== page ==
Acct 402 Cont.

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Acct 402 Cont.
2012-02-28 22:13:26
Acct 402 Cont

Acct 402 Cont. Exam #1
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  1. Define Error
    • unintentional mistake in computations or application of principles
    • unintentional incorrect estimates
  2. define irregularity
    intentional misrepresentation of transactions, records, accounting principles
  3. Auditor's responsibility to detect errors and irregularities (E/I)
    Auditor must ( on all engagements):
    Design the audit to provide reasonable assurance of detecting E/I that are material to the financial statements

    Failure to detect is not automatically evidence of auditor negligence ( e.g, irregularities such as forgery and collusion are difficult to detect)
  4. What are some possible indicators of E/I?
    • 1. poor internal controls.
    • 2. management decisions dominated by single person
    • 3. aggressive management
    • 4. poor profitability of client
    • 5. rapid growth
    • 6. going concern problems
    • 7. related party transactions - fictitious company
    • 8. new client (easier to fool a new auditor)
  5. If an irregularity is detected ( whistle blowing): what should you do?
    Refer to a level of management at least one level above where fraud occurred

    consider effect on f/s - revise f/s accordingly - if client refuses, qualified, adverse, or withdraw

    communicated findings to audit committee

    if client is public, may need to tell SEC if client does not.
  6. what is client illegal acts?
    • Illegal acts is violations of laws or government regulations (some relevant laws: RICO, FCPA)
    • Whether an act is illegal is normally beyond the expertise of an auditor
  7. Auditor's responsibility to detect illegal acts
    Auditor must (on all engagements):
    Design the audit to provide reasonable assurance of detecting illegal acts that have a direct, material effect on the f/s's (active responsibility to look for these) e.g tax laws
  8. For illegal acts having an indirect effect on f/s, auditor's responsibility is ( if comes to auditor's attention)
  9. What are possible client claims
    • 1. breach of contract: engagement letter is a contract
    • 2. tort law- negligence
  10. Under the tort law, burden of proof is on client to prove:
    • 1. damages
    • 2. CPA was negligent (at least ordinary)

    • Ordinary negligence- lack of reasonable care (failure to follow GAAS)
    • Gross negligence- lack of even slight care
    • Fraud- intentional deception.
  11. Auditor's defenses under the tort law are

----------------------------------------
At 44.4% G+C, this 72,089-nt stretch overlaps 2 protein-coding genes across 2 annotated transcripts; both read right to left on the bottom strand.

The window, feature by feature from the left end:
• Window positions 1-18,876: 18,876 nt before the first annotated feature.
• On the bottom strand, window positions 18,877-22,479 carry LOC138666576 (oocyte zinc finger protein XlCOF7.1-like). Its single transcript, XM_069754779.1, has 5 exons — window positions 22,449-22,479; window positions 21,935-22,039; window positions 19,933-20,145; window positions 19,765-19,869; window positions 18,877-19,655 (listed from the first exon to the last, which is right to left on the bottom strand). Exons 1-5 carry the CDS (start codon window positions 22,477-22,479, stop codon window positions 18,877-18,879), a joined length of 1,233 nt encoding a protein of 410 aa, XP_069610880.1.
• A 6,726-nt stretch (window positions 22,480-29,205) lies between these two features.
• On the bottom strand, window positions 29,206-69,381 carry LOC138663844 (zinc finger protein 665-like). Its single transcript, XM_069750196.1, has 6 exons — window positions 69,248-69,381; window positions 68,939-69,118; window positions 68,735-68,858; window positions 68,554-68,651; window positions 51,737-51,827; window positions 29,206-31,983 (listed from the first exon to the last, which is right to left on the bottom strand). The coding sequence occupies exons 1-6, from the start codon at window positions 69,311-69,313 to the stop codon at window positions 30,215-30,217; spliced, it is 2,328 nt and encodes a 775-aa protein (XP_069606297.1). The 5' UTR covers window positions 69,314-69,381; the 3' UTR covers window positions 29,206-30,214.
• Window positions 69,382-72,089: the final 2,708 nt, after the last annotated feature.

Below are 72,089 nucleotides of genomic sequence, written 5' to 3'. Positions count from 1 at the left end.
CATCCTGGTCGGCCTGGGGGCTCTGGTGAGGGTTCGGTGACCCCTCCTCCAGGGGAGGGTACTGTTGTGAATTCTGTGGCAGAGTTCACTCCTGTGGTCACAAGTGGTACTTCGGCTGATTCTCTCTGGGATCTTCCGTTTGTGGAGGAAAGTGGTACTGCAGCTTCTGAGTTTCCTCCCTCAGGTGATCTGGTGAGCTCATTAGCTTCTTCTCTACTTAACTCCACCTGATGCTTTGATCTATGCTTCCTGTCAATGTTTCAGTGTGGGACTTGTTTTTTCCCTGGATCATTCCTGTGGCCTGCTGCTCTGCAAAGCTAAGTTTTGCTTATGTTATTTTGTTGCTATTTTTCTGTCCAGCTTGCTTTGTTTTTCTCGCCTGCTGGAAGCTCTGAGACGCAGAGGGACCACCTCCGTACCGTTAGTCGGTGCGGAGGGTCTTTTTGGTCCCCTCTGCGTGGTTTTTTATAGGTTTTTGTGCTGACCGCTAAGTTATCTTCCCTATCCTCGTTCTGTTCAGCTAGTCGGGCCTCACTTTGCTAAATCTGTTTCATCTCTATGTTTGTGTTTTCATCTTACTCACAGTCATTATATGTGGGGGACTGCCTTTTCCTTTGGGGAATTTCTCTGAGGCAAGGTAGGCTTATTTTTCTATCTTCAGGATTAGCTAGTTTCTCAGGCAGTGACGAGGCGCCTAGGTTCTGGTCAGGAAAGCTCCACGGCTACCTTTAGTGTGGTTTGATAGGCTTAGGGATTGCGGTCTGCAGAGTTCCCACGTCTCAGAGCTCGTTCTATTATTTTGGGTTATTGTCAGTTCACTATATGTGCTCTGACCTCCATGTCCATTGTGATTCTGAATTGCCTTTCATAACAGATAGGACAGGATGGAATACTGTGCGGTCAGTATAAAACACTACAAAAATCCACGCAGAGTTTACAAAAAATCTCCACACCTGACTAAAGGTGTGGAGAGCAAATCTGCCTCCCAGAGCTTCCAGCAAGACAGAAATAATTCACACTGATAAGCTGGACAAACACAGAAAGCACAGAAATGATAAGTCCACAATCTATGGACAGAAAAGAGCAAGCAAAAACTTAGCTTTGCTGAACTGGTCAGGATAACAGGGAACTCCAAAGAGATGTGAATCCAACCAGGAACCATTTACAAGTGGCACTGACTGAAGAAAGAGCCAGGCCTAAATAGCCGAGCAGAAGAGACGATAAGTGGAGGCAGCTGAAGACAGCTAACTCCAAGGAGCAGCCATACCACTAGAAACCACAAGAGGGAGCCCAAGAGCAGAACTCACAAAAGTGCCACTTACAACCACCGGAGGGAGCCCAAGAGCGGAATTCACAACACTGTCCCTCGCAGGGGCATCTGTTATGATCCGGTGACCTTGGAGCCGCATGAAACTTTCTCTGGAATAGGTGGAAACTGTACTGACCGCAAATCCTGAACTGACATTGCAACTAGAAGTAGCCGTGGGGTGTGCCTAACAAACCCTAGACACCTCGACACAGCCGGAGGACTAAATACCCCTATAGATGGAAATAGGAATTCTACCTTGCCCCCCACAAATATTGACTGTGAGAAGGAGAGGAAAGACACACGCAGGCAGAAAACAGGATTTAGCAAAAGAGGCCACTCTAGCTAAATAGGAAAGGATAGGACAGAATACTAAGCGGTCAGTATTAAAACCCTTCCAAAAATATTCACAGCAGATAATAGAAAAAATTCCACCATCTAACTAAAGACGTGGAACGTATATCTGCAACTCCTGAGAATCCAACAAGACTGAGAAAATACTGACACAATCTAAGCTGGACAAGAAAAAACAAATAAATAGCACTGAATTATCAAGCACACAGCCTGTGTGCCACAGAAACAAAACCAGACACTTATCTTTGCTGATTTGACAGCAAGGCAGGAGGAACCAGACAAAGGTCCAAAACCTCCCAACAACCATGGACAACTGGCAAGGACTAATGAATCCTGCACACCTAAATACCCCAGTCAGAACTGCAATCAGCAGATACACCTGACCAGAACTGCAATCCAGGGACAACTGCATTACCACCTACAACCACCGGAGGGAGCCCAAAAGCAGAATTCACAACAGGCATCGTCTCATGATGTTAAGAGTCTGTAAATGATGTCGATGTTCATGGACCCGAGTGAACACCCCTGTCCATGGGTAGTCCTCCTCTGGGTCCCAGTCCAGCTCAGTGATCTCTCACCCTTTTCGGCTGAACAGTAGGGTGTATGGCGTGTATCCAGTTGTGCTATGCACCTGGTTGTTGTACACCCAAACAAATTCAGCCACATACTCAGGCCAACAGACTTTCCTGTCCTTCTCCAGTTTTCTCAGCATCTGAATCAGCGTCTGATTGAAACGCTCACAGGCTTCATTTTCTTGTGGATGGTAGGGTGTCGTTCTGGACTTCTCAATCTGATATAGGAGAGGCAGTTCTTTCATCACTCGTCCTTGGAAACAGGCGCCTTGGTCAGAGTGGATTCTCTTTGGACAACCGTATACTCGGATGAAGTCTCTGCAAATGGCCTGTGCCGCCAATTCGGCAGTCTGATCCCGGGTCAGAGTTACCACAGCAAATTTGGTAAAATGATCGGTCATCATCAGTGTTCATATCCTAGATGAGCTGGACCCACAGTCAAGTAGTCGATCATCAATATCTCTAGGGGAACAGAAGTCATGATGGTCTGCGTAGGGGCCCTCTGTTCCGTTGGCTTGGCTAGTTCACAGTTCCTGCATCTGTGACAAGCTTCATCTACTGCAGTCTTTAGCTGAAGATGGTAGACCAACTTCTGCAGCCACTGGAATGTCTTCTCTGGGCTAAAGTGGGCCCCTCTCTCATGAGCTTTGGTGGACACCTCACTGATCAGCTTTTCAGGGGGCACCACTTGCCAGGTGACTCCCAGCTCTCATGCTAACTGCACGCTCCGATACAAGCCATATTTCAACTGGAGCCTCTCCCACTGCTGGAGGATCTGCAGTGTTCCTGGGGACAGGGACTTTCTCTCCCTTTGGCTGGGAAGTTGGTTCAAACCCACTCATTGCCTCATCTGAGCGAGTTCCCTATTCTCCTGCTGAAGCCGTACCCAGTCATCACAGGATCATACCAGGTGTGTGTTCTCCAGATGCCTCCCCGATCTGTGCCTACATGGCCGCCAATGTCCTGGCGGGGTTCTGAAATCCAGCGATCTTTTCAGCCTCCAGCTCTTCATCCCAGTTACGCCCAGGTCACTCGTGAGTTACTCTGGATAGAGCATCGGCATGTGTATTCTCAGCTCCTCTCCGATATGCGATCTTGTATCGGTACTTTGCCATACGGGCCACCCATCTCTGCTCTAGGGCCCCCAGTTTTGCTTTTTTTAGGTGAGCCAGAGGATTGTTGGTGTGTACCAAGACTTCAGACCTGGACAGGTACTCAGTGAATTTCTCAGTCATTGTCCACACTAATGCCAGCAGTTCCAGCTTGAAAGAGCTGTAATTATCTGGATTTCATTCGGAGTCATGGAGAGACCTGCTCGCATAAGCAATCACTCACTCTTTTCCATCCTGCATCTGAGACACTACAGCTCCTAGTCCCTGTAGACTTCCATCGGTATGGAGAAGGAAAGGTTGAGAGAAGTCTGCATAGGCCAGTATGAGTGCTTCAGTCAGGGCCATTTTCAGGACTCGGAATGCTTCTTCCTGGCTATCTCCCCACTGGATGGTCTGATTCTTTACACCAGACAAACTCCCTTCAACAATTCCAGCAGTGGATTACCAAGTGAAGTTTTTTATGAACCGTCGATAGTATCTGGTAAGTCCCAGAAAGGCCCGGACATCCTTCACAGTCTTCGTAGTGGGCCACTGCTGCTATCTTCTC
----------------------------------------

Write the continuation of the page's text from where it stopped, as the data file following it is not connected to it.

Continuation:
• 1. due care (not negligent, followed GAAS), also called due diligence
    • 2. contributory or comparative negligence (share the blame with client)
    • 3. clear engagement letter
  12. What are the kinds of 3rd parties affected by audit in common law
    • 1. 3rd party beneficiary (3B)= 3rd party that benefits from a contract between other persons
    • 2. Primary Beneficiary (known users)= specifically named or known at time of contracting to do audit
    • 3. Foreseen User= known, but not specifically (only as a group)
    • 4. Foreseeable user= reasonably foreseeable that would rely on audit
  13. When 3rd party sues CPA, burden of proof is on 3rd party to prove?
    • 1. damage
    • 2. reliance (and proximate cause)
    • 3. cpa negligence- type of negligence required depends on what kind of 3B (and state)
    • with PRIVITY of contract: at least ordinary negligence
    • without PRIVITY: at least gross negligence (fraud)
  14. NOTE: In most cases, only the audit client and any primary beneficiaries (3B) have privity of contract.
  15. If 3B is what is the court case extending privity?
    • Primary- Ultramares vs. Tourche
    • Foreseen- Rusch factors vs. Levin
    • Foreseeable- Rosenblum vs. Adler
  16. Auditors' defenses against 3rd party suits?
    • 1. due caare
    • 2. lack of privity
  17. SEC 1933 Act applies to?
    • Applies to any person acquiring securities through a "public offering" (IPO vs. Seasoned PO)
  18. Under the SEC 1933 person suing CPA needs to show
    • 1. F/s were "false or misleading" as to "material fact"
    • 2. damages ( drop in stock price)

    Person doesn't need to show reliance on f/s or that drop in prices was fault of misleading statements
  19. Under the SEC 1933 CPA has burden of proof to show?
    • 1. f/s not "false or misleading" or discrepancy was"immaterial"
    • 2. Due Care (followed GAAS)
    • 3. Another cause of damage ( general market drop)

    CPA has to show he/she was not negligent- therefore CPA is essentially liable for any negligence. Therefore with ordinary negligence, CPA loses.
  20. SEC 1934 Act applies to ?
    Applies to all "publicly traded" companies to file annual f/s (10K) and quarterly f/s (10Q) with the SEC -10k has to be audited, 10Q has to be reviewed. "Continuous Disclosure Act"
  21. SEC 1934 has two section:
    • section 18 = gross recklessness
    • section 10 = scienter - rule 10-5b
  22. Under the SEC 1934 the person suing CPA needs to show
    • -be a buyer or seller of stock
    • -show f/s false or misleading as to material fact
    • -prove of damages
    • -prove reliance on f/s
    • -gross recklessness (18) or scienter (10)
  23. Under the SEC 1934 CPA has burden of proof to show?
    • -due care
    • -f/s not false or misleading / immateriality
    • -other causes of drop in stock prices.